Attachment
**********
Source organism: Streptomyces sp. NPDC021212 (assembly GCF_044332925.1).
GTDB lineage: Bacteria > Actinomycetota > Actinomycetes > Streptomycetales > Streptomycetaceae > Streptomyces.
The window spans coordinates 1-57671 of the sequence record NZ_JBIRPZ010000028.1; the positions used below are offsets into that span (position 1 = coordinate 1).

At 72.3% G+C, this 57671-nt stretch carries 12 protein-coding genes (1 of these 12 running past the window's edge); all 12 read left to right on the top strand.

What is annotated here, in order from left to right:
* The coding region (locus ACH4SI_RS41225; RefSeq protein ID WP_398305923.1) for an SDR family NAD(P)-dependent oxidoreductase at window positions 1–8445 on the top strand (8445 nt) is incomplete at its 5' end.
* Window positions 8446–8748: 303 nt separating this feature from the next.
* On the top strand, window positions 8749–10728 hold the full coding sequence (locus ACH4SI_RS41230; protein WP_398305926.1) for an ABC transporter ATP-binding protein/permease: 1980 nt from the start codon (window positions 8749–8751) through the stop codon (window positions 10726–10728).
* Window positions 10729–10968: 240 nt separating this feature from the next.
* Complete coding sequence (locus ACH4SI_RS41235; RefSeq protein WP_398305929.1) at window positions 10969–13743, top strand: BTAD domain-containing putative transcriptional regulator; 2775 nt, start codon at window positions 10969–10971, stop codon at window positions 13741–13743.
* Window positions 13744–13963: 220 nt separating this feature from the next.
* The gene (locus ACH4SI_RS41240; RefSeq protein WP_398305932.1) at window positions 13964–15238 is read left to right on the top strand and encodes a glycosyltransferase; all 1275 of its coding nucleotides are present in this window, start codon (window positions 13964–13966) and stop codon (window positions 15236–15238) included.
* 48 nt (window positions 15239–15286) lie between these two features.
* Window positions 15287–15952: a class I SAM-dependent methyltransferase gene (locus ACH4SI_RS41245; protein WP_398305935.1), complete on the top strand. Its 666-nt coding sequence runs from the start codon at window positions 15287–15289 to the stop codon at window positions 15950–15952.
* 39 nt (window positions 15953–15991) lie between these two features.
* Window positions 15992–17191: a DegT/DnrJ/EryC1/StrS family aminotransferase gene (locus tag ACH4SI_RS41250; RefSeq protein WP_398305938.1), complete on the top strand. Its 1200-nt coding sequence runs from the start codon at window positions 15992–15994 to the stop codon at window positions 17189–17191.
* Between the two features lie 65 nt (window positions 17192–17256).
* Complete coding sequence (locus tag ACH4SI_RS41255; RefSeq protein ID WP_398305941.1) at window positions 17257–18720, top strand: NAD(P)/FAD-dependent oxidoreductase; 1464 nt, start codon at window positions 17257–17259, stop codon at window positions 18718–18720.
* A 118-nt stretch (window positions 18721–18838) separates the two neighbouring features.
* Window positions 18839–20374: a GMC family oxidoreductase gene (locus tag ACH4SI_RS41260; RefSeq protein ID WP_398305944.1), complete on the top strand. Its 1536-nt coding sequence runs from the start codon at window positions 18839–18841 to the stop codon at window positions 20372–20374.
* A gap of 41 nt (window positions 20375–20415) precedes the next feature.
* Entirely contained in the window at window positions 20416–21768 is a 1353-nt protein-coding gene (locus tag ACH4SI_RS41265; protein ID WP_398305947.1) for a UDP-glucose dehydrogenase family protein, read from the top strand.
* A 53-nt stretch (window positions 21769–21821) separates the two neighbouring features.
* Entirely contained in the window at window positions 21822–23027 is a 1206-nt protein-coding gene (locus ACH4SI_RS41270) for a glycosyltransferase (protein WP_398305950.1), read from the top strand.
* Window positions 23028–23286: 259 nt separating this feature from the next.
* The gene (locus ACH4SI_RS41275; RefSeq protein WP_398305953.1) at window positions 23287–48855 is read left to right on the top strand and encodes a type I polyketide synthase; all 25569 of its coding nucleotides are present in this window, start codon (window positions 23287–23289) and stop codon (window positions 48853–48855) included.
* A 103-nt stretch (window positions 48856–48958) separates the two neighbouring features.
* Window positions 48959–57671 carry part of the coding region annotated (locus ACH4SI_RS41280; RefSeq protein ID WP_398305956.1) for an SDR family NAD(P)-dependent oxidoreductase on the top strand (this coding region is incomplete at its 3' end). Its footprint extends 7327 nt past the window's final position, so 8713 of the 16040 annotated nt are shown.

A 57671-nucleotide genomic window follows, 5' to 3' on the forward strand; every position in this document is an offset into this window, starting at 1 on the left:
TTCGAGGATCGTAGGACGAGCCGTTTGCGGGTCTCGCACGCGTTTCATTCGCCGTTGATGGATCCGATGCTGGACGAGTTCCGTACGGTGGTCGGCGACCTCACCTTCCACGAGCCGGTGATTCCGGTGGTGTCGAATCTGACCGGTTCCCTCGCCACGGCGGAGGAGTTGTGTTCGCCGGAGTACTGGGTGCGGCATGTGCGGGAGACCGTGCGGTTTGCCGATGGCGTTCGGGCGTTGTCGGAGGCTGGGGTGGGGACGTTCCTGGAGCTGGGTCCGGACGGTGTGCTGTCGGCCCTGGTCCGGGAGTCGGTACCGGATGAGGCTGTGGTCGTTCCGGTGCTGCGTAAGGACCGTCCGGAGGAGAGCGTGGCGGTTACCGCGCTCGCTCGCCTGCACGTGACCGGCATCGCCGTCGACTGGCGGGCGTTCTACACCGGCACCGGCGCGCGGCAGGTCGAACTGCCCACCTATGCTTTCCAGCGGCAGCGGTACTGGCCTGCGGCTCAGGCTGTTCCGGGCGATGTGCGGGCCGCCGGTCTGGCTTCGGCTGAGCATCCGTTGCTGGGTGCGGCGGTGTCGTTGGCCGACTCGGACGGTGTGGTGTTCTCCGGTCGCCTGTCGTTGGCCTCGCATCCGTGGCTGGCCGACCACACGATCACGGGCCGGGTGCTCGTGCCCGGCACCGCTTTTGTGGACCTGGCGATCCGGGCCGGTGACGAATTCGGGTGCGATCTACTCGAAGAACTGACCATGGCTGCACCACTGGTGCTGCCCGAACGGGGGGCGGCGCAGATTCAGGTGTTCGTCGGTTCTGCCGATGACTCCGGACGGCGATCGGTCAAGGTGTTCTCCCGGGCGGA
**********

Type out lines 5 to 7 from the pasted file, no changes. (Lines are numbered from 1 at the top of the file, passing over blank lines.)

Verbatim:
What is annotated here, in order from left to right:
* The coding region (locus ACH4SI_RS41225; RefSeq protein ID WP_398305923.1) for an SDR family NAD(P)-dependent oxidoreductase at window positions 1–8445 on the top strand (8445 nt) is incomplete at its 5' end.
* Window positions 8446–8748: 303 nt separating this feature from the next.